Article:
Neurodiversity: Creating a supportive working environment

Ahead of World Autism Awareness Week, employers should be thinking about creating an inclusive and supportive working environment for neurodiverse employees. Kate Burnett shares some best practice.

Many businesses are failing to accommodate an increasingly diverse workforce, despite the benefits neurodiversity – conditions such as ADHD, dyslexia, dyspraxia and autism – can bring.

With World Autism Awareness Week taking place next week, employers should consider how they can promote equality, awareness and understanding of conditions like autism across their organisations. To help, DMA Talent is leading a neurodiversity initiative which aims to help organisations become more “neurodiverse friendly”, attract a wider talent pool and seek the most capable individuals.

According to the National Autistic Society there are around 700,000 people on the autism spectrum in the UK and just 16% of autistic adults are in full-time, paid employment. Over three quarters (77%) of autistic people who are unemployed say they want to work.

A poll conducted by the CIPD in 2018 found that just 10% of HR professionals in the UK considered neurodiversity in their organisation’s people management practices. Alarmingly, 72% said neurodiversity was not included. Given around 10% of the UK population is neurodivergent in some way, more needs to be done to support these characteristics at work.

Increasingly, employers are recognising the skills that “people who think differently” can offer, especially in relation to problem solving and creative input. Of course, this isn’t the case for everyone with a neurodevelopmental condition, but the point is that this often overlooked talent pool can be a huge asset.

Over the past year, DMA Talent’s Neurodiversity Initiative has worked with experts and leading industry figures with neurodevelopmental conditions to define best practice and develop a forum where businesses can discuss neurodiversity, providing guidance on reasonable adjustments to recruitment procedures and working environments.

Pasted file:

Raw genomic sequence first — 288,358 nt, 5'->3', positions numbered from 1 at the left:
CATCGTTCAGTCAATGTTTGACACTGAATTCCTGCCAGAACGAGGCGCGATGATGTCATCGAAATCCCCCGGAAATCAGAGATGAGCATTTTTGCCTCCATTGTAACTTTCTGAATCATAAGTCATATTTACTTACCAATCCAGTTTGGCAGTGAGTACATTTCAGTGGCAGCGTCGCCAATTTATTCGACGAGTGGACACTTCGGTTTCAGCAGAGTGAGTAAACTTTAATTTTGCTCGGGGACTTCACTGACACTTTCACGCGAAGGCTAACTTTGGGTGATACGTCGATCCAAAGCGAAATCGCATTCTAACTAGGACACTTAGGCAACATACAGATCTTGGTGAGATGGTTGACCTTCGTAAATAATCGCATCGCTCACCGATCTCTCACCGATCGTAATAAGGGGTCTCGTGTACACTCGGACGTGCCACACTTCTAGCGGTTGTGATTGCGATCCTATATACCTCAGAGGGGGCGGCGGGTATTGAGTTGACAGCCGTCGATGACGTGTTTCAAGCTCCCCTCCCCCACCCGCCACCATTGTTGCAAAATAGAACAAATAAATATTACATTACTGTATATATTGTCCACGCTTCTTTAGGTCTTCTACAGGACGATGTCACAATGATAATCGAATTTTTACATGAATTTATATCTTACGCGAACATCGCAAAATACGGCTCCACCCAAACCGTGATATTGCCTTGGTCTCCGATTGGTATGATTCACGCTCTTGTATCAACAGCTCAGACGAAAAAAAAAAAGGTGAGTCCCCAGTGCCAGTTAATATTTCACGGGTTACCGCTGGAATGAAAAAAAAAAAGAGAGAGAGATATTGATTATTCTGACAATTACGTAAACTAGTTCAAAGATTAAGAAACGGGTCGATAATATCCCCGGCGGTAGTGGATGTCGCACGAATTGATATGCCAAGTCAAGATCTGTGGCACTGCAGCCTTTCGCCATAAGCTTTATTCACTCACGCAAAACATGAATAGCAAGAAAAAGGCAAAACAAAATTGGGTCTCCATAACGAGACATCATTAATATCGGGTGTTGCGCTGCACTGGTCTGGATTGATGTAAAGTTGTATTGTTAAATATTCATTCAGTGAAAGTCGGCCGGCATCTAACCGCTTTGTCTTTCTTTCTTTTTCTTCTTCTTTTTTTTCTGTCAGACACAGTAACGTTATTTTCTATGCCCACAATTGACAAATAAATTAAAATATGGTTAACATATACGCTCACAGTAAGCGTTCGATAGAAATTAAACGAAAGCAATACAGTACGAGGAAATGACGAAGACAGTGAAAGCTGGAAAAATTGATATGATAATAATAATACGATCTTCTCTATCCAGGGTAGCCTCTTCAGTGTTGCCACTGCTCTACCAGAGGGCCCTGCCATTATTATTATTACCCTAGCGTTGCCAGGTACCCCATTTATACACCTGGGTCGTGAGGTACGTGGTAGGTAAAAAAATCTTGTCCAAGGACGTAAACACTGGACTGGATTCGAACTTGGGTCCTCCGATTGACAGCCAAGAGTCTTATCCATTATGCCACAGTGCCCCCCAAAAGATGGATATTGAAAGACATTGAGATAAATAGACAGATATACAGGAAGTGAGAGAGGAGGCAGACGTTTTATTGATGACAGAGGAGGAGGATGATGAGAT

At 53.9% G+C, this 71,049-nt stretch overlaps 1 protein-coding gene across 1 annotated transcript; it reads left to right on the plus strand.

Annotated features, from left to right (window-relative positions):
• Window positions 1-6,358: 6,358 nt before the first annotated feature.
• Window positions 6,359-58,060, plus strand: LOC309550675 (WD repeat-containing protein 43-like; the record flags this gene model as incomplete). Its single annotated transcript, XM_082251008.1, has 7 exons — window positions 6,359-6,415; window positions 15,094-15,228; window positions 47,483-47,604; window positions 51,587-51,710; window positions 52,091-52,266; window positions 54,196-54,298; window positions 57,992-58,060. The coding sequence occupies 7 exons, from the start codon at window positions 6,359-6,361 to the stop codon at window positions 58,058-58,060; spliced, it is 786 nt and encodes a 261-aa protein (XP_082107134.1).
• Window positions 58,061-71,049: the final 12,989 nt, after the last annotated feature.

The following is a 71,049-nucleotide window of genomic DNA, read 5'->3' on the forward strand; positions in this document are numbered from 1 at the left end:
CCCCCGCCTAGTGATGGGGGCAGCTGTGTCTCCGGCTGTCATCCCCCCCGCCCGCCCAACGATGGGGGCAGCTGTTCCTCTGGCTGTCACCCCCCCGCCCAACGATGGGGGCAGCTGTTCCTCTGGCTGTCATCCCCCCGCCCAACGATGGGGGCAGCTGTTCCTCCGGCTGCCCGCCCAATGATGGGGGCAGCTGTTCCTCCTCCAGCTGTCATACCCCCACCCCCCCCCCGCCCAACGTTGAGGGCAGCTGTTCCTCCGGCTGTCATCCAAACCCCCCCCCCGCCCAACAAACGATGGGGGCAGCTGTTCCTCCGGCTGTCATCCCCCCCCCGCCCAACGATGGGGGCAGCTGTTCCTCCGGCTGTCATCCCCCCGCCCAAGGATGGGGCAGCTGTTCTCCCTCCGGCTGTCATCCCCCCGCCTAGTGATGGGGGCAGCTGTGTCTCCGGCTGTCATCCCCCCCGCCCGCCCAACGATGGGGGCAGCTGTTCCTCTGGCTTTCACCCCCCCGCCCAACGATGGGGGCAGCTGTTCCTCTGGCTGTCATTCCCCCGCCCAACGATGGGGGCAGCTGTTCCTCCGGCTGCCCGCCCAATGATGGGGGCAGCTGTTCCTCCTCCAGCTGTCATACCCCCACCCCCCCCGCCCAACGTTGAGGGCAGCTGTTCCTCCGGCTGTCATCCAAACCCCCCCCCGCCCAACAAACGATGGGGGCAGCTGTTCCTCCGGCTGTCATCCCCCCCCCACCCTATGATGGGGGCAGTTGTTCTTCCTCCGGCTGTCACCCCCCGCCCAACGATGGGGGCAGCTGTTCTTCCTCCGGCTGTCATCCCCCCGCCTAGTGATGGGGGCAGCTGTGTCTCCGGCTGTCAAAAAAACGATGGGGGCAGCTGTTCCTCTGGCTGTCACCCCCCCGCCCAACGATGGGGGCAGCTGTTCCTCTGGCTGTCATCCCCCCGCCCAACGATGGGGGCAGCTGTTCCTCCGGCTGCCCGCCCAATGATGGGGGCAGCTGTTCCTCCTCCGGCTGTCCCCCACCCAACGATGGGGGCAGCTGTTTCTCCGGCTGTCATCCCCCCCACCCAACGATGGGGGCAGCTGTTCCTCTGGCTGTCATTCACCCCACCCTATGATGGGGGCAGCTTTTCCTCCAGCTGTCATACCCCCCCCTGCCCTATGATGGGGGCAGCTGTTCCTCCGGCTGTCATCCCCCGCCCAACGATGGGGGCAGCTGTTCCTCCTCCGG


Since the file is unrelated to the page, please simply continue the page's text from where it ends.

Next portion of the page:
Through workshops around the UK and panel sessions at events we have made significant progress in advancing the conversation around neurodiversity at work. But this is only the tip of the iceberg.

Sensible and realistic changes

Organisations need to start addressing these alarming unemployment statistics by better understanding what they can do to employ and support neurodiverse individuals.

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Awareness-raising workshops and events are a good place to start, but they should not be considered comprehensive training. In-depth training schemes and post-training support for line managers and HR staff are needed to facilitate sensible and realistic changes to how an organisation supports neurodiverse workers.

Additionally, a platform where consultation is available and best practice is shared would help to sustain progress.

Supporting neurodiverse individuals should begin with the recruitment process. This should very much be individualistic, where possible, and employers should create an environment for someone to thrive – not to catch them out or test them in ways that are not relevant to the role.

For interviews, on-the-spot questioning is not always the most productive way to assess a person’s initiative. Someone with an autism spectrum condition may benefit from taking a task away and analysing it in greater detail, then providing their thoughts at a later date.

Some employers find that informal interviews combined with a work trial or skills testing is a better way of assessing skills than a formal interview.

Working environment